Similarly, the Aztecs constructed pyramids as temples dedicated to their gods. The most famous of these was the Templo Mayor in the heart of Tenochtitlan (now in Mexico City), the Aztec capital. This pyramid was a focal point of religious ceremonies and sacrifices, reflecting the Aztecs’ deeply rooted spiritual beliefs.
The Pyramids of Caral and Cahuachi in Peru
Caral, the oldest known city in the Americas, was the center of the Norte Chico civilization. It is also renowned for its pyramids. Constructed approximately 5,000 years ago, these pyramids predate Egypt’s.
Central to the region’s religious practices, these structures, including the impressive Piramide Mayor, which measures 450 by 500 feet and stands over 60 feet tall, were likely focal points for community gatherings and celebrations.
Also in Peru, in the Cahuachi desert along the Nazca River (which is perhaps better known for the desert geoglyphs that are visible from the air) is home to some ancient pyramids. The area was a sacred ceremonial center for the Nazca and also housed temples and plazas. After a destructive flood and earthquake, the Nazca sealed up their monuments and abandoned the area.10
Native Americans and Pyramids
Also predating the Egyptian pyramids, Indigenous Peoples of North America built pyramid-shaped platform mounds, possibly dating back to 5500 BCE.
Mostly found in the Southeastern United States, these structures were typically earthen platforms that were used for various purposes, including ceremonial, religious, and sometimes residential functions.
Notable examples include those constructed by the Mississippian Native Americans in what is present-day Illinois. One is called Monks Mound, which was built around 900-950 AD, and is one of the largest prehistoric earthworks in the Americas.11
A Pyramid Within the Grand Canyon
There are also Native American stories about a pyramid that exists within the Grand Canyon. The Pueblo Tribes of the American Southwest say that they originated from the Canyon. According to their stories, within the Canyon, or underneath it, are rooms and passages that contain “Egyptian-like artifacts.” Furthermore, the Pueblo describe cities in the caves of the Canyon as well as a pyramid.12
These stories have parallels with those told about Mt. Shasta in California. The stories hint at multi-dimensional aspects of the Earth that are beyond the material, 3D world. According to these stories, beings who exist in other dimensions, or multiple dimensions, have a presence in, on, and around Earth. In stories about Mt. Shasta, these beings had to retreat into the mountain (also a pyramid, by the way) to avoid persecution. So, the Pueblo, who are a spiritually advanced People as other Indigenous Peoples are, could be tuning into these other dimensions.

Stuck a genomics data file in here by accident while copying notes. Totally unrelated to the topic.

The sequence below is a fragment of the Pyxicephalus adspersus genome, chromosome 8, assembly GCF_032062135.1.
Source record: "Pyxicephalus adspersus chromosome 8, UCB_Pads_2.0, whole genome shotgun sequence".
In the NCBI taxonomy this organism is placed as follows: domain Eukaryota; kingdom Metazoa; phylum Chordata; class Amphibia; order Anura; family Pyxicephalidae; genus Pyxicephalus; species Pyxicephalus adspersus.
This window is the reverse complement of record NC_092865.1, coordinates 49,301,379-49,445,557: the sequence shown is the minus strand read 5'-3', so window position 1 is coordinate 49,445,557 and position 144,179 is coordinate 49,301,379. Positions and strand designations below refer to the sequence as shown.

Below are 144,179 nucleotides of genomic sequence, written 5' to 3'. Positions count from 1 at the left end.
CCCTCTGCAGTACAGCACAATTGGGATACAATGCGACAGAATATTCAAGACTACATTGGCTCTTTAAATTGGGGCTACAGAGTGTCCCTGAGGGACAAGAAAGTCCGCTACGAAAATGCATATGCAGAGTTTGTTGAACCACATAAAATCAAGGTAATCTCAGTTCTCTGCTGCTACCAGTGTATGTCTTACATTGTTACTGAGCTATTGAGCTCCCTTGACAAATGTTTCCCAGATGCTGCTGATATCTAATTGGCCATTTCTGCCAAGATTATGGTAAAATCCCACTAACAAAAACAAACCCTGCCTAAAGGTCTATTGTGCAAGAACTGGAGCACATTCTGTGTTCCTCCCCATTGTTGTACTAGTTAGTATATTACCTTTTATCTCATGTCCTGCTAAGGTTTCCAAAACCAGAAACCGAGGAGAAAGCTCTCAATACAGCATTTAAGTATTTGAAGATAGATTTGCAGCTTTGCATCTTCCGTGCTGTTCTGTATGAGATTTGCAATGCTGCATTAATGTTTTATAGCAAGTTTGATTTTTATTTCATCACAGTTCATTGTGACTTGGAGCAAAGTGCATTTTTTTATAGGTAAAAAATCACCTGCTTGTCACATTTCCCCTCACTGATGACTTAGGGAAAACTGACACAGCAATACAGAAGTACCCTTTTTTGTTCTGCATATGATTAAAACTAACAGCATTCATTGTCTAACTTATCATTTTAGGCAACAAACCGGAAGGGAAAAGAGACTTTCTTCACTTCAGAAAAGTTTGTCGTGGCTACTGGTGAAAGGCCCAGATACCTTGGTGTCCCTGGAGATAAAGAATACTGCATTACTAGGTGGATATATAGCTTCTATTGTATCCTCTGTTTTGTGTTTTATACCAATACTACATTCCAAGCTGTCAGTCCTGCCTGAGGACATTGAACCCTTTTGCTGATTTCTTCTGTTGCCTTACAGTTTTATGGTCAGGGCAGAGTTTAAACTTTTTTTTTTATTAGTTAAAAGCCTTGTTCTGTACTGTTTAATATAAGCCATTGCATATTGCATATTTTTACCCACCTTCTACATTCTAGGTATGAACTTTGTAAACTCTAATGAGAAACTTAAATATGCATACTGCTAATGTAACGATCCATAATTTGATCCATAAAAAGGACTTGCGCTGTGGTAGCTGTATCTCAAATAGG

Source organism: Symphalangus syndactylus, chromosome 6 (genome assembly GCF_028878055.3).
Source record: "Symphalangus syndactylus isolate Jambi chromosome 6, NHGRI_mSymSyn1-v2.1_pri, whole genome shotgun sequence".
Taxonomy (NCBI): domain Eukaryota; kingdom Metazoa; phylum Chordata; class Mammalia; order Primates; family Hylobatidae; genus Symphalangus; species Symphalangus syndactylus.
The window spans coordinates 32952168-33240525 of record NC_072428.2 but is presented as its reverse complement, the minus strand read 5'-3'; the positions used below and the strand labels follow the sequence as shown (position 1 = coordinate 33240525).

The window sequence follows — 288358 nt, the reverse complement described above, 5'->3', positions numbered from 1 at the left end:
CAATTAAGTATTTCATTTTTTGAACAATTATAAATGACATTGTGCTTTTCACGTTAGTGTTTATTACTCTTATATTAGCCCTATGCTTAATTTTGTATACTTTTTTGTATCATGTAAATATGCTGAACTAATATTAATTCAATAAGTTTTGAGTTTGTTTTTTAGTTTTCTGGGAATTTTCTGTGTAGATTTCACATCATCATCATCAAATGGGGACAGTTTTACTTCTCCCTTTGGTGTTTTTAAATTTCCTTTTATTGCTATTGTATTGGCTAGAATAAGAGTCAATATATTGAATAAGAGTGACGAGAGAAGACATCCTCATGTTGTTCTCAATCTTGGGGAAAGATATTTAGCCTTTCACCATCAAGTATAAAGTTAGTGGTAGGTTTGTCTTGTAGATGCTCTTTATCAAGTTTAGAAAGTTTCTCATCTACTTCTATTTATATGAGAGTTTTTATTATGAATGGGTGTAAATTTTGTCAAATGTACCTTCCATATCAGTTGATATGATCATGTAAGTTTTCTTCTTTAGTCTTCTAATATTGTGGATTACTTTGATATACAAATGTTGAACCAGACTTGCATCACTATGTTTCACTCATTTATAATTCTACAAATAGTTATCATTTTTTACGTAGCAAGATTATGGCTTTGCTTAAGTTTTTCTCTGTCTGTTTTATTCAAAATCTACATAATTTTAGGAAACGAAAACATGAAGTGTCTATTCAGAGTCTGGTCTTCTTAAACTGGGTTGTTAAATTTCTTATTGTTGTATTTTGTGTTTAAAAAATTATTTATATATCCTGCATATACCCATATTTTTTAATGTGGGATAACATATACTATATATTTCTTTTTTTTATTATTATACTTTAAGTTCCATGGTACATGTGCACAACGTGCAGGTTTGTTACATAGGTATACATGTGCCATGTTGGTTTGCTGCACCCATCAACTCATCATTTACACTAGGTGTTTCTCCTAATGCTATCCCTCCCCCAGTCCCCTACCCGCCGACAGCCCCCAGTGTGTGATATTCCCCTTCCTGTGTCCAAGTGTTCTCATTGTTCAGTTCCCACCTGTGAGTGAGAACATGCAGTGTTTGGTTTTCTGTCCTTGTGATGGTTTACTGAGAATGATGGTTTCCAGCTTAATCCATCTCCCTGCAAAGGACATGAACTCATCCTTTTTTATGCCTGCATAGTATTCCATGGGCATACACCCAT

While they weren’t made of mud or stone, Native Americans constructed another type of pyramid dwelling. In fact, we have evidence that humans were living in teepees before 7500 BCE. Archaeologists carbon-dated soil samples taken from the remains of ancient campsites, or villages, in North America, and discovered ancient stone rings that hinted at the design.13)
Modern Architectural Structures
Contemporary architecture also utilizes pyramid shapes in various kinds of construction. A notable example is the Louvre Pyramid in Paris, which was designed by architect I.M. Pei. It serves as an entrance to the Louvre Museum and is an iconic example of modern pyramid architecture.
Hotels and Casinos
In a nod to the ancient Egyptian pyramids, the Luxor Hotel in Las Vegas is a notable modern building designed in the form of a pyramid. It also includes a replica of the mythical lion creature, the Sphinx and other ancient Egyptian motifs.
Contemporary architects use pyramid shapes in green building design. A notable example is the LEED certified Transamerica Pyramid in San Francisco.
Pyramids in Art and Culture
Pyramids are popular shapes in art and pop culture as well, undoubtedly due to their profound symbolic meanings. Here are a few examples:
Sol LeWitt Pyramids
Structural artist Sol LeWitt featured pyramids in much of his artwork as they offered intriguing depth effects that hinted at higher dimensions.14
Andy Goldsworthy Natural Pyramid Sculptures
Artist Andy Goldsworthy is known for his pyramid installations that utilize natural materials to create pyramid-like structures in the environment. He integrates the geometric precision of pyramids with organic natural formations.